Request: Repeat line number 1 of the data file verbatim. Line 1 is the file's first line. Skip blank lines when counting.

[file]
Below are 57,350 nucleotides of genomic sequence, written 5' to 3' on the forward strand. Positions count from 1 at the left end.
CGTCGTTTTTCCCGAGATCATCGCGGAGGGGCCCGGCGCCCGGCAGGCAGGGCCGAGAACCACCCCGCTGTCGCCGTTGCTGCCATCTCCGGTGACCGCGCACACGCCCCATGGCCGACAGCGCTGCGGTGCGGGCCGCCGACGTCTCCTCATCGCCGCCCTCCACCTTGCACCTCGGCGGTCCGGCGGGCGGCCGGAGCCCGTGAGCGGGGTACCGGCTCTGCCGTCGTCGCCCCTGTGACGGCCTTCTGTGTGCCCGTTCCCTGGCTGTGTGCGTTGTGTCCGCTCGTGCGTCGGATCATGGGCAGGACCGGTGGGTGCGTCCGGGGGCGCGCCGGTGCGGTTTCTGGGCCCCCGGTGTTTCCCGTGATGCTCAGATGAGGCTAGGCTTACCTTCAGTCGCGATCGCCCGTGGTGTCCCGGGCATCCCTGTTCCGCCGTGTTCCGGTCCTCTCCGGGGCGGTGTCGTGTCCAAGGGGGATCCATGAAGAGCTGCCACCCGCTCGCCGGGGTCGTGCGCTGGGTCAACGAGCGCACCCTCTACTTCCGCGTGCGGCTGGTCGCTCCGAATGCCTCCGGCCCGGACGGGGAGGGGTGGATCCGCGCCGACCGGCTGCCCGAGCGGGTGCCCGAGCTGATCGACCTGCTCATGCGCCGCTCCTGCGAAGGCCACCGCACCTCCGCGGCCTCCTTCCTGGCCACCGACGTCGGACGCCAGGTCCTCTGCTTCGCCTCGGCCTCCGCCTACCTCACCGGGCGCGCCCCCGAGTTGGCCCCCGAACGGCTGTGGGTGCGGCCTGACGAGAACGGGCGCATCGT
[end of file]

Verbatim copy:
Below are 57,350 nucleotides of genomic sequence, written 5' to 3' on the forward strand. Positions count from 1 at the left end.